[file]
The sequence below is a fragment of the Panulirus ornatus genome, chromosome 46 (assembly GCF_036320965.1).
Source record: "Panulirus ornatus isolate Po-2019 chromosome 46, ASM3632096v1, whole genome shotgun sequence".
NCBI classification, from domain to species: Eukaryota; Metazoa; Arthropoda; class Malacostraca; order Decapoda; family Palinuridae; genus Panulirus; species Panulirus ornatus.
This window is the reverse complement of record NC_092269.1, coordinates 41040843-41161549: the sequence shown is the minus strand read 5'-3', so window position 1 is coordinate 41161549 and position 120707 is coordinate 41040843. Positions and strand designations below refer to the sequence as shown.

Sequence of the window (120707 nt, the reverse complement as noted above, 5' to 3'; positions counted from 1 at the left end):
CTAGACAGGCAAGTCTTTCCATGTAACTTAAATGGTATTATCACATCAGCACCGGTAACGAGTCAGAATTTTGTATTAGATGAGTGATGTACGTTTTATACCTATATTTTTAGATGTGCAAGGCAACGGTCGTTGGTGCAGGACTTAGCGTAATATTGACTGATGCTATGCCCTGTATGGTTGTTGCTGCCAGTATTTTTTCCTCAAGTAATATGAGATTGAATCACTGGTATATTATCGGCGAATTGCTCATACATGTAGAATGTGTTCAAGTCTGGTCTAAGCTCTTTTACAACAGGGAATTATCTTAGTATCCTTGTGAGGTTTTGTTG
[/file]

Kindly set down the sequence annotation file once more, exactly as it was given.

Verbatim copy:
The sequence below is a fragment of the Panulirus ornatus genome, chromosome 46 (assembly GCF_036320965.1).
Source record: "Panulirus ornatus isolate Po-2019 chromosome 46, ASM3632096v1, whole genome shotgun sequence".
NCBI classification, from domain to species: Eukaryota; Metazoa; Arthropoda; class Malacostraca; order Decapoda; family Palinuridae; genus Panulirus; species Panulirus ornatus.
This window is the reverse complement of record NC_092269.1, coordinates 41040843-41161549: the sequence shown is the minus strand read 5'-3', so window position 1 is coordinate 41161549 and position 120707 is coordinate 41040843. Positions and strand designations below refer to the sequence as shown.

Sequence of the window (120707 nt, the reverse complement as noted above, 5' to 3'; positions counted from 1 at the left end):
CTAGACAGGCAAGTCTTTCCATGTAACTTAAATGGTATTATCACATCAGCACCGGTAACGAGTCAGAATTTTGTATTAGATGAGTGATGTACGTTTTATACCTATATTTTTAGATGTGCAAGGCAACGGTCGTTGGTGCAGGACTTAGCGTAATATTGACTGATGCTATGCCCTGTATGGTTGTTGCTGCCAGTATTTTTTCCTCAAGTAATATGAGATTGAATCACTGGTATATTATCGGCGAATTGCTCATACATGTAGAATGTGTTCAAGTCTGGTCTAAGCTCTTTTACAACAGGGAATTATCTTAGTATCCTTGTGAGGTTTTGTTG